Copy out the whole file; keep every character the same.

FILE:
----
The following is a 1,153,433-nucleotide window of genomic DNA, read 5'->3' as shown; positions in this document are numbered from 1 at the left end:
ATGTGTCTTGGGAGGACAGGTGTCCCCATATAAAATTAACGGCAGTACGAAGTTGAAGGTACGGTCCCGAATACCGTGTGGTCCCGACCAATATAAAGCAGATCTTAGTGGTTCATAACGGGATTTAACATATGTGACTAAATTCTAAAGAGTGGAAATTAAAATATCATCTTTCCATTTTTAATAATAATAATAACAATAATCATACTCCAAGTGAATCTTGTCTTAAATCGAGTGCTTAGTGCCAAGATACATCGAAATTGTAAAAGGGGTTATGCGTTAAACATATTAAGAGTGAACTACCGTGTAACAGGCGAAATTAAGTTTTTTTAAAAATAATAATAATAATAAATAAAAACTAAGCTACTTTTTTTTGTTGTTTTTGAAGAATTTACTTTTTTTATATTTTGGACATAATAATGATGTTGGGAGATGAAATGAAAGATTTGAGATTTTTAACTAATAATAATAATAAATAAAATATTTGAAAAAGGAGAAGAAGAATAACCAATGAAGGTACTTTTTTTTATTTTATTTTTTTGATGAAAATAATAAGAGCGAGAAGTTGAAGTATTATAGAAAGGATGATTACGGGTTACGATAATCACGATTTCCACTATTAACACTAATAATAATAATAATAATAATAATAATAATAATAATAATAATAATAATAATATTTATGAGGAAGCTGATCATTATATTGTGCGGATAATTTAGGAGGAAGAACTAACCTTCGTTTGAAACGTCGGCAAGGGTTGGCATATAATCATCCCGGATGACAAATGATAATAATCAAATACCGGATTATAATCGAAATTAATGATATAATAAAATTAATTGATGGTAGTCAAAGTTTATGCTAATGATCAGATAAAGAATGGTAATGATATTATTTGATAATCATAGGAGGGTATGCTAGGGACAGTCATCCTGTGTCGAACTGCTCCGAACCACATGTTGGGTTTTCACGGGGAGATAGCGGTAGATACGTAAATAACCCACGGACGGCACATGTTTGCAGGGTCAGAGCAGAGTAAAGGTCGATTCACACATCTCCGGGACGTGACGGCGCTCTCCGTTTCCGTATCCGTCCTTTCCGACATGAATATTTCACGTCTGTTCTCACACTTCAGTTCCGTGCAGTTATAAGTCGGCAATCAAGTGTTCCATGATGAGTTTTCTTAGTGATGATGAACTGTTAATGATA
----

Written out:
The following is a 1,153,433-nucleotide window of genomic DNA, read 5'->3' as shown; positions in this document are numbered from 1 at the left end:
ATGTGTCTTGGGAGGACAGGTGTCCCCATATAAAATTAACGGCAGTACGAAGTTGAAGGTACGGTCCCGAATACCGTGTGGTCCCGACCAATATAAAGCAGATCTTAGTGGTTCATAACGGGATTTAACATATGTGACTAAATTCTAAAGAGTGGAAATTAAAATATCATCTTTCCATTTTTAATAATAATAATAACAATAATCATACTCCAAGTGAATCTTGTCTTAAATCGAGTGCTTAGTGCCAAGATACATCGAAATTGTAAAAGGGGTTATGCGTTAAACATATTAAGAGTGAACTACCGTGTAACAGGCGAAATTAAGTTTTTTTAAAAATAATAATAATAATAAATAAAAACTAAGCTACTTTTTTTTGTTGTTTTTGAAGAATTTACTTTTTTTATATTTTGGACATAATAATGATGTTGGGAGATGAAATGAAAGATTTGAGATTTTTAACTAATAATAATAATAAATAAAATATTTGAAAAAGGAGAAGAAGAATAACCAATGAAGGTACTTTTTTTTATTTTATTTTTTTGATGAAAATAATAAGAGCGAGAAGTTGAAGTATTATAGAAAGGATGATTACGGGTTACGATAATCACGATTTCCACTATTAACACTAATAATAATAATAATAATAATAATAATAATAATAATAATAATAATAATAATATTTATGAGGAAGCTGATCATTATATTGTGCGGATAATTTAGGAGGAAGAACTAACCTTCGTTTGAAACGTCGGCAAGGGTTGGCATATAATCATCCCGGATGACAAATGATAATAATCAAATACCGGATTATAATCGAAATTAATGATATAATAAAATTAATTGATGGTAGTCAAAGTTTATGCTAATGATCAGATAAAGAATGGTAATGATATTATTTGATAATCATAGGAGGGTATGCTAGGGACAGTCATCCTGTGTCGAACTGCTCCGAACCACATGTTGGGTTTTCACGGGGAGATAGCGGTAGATACGTAAATAACCCACGGACGGCACATGTTTGCAGGGTCAGAGCAGAGTAAAGGTCGATTCACACATCTCCGGGACGTGACGGCGCTCTCCGTTTCCGTATCCGTCCTTTCCGACATGAATATTTCACGTCTGTTCTCACACTTCAGTTCCGTGCAGTTATAAGTCGGCAATCAAGTGTTCCATGATGAGTTTTCTTAGTGATGATGAACTGTTAATGATA